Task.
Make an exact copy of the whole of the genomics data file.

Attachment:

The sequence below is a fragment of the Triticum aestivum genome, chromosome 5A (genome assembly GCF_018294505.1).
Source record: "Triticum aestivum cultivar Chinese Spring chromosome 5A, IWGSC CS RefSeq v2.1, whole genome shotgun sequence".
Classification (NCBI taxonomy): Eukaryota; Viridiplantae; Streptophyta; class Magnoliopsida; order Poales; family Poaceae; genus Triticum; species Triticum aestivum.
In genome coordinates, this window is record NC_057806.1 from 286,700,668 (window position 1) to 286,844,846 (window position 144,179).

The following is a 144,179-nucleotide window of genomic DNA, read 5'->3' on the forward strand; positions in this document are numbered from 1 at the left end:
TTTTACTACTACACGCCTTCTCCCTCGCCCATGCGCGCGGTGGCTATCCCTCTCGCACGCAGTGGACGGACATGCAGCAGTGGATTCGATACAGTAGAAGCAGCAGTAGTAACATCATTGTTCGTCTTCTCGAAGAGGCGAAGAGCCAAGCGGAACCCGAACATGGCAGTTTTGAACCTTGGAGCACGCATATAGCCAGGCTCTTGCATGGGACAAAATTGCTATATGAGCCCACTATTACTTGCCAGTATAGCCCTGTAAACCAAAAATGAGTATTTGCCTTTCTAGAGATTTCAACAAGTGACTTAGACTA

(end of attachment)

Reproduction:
The sequence below is a fragment of the Triticum aestivum genome, chromosome 5A (genome assembly GCF_018294505.1).
Source record: "Triticum aestivum cultivar Chinese Spring chromosome 5A, IWGSC CS RefSeq v2.1, whole genome shotgun sequence".
Classification (NCBI taxonomy): Eukaryota; Viridiplantae; Streptophyta; class Magnoliopsida; order Poales; family Poaceae; genus Triticum; species Triticum aestivum.
In genome coordinates, this window is record NC_057806.1 from 286,700,668 (window position 1) to 286,844,846 (window position 144,179).

The following is a 144,179-nucleotide window of genomic DNA, read 5'->3' on the forward strand; positions in this document are numbered from 1 at the left end:
TTTTACTACTACACGCCTTCTCCCTCGCCCATGCGCGCGGTGGCTATCCCTCTCGCACGCAGTGGACGGACATGCAGCAGTGGATTCGATACAGTAGAAGCAGCAGTAGTAACATCATTGTTCGTCTTCTCGAAGAGGCGAAGAGCCAAGCGGAACCCGAACATGGCAGTTTTGAACCTTGGAGCACGCATATAGCCAGGCTCTTGCATGGGACAAAATTGCTATATGAGCCCACTATTACTTGCCAGTATAGCCCTGTAAACCAAAAATGAGTATTTGCCTTTCTAGAGATTTCAACAAGTGACTTAGACTA